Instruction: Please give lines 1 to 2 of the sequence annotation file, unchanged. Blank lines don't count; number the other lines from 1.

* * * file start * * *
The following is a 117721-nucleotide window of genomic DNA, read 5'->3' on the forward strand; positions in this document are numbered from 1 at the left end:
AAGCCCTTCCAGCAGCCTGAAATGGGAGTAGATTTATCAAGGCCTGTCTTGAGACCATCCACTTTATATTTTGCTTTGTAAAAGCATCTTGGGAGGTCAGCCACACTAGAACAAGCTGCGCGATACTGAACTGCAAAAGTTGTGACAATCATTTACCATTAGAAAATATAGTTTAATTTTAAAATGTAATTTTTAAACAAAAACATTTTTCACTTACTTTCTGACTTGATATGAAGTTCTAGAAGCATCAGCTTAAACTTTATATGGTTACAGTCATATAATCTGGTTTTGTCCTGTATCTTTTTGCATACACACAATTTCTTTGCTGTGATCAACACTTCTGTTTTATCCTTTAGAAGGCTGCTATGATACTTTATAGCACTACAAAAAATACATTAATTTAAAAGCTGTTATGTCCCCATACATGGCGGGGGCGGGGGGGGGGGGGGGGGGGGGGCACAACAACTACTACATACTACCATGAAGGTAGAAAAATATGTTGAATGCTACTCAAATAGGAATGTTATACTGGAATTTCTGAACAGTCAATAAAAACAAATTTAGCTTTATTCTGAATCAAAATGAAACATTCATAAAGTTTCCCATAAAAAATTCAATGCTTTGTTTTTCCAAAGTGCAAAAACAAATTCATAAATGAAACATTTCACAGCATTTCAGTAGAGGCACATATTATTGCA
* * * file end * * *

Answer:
The following is a 117721-nucleotide window of genomic DNA, read 5'->3' on the forward strand; positions in this document are numbered from 1 at the left end:
AAGCCCTTCCAGCAGCCTGAAATGGGAGTAGATTTATCAAGGCCTGTCTTGAGACCATCCACTTTATATTTTGCTTTGTAAAAGCATCTTGGGAGGTCAGCCACACTAGAACAAGCTGCGCGATACTGAACTGCAAAAGTTGTGACAATCATTTACCATTAGAAAATATAGTTTAATTTTAAAATGTAATTTTTAAACAAAAACATTTTTCACTTACTTTCTGACTTGATATGAAGTTCTAGAAGCATCAGCTTAAACTTTATATGGTTACAGTCATATAATCTGGTTTTGTCCTGTATCTTTTTGCATACACACAATTTCTTTGCTGTGATCAACACTTCTGTTTTATCCTTTAGAAGGCTGCTATGATACTTTATAGCACTACAAAAAATACATTAATTTAAAAGCTGTTATGTCCCCATACATGGCGGGGGCGGGGGGGGGGGGGGGGGGGGGGCACAACAACTACTACATACTACCATGAAGGTAGAAAAATATGTTGAATGCTACTCAAATAGGAATGTTATACTGGAATTTCTGAACAGTCAATAAAAACAAATTTAGCTTTATTCTGAATCAAAATGAAACATTCATAAAGTTTCCCATAAAAAATTCAATGCTTTGTTTTTCCAAAGTGCAAAAACAAATTCATAAATGAAACATTTCACAGCATTTCAGTAGAGGCACATATTATTGCA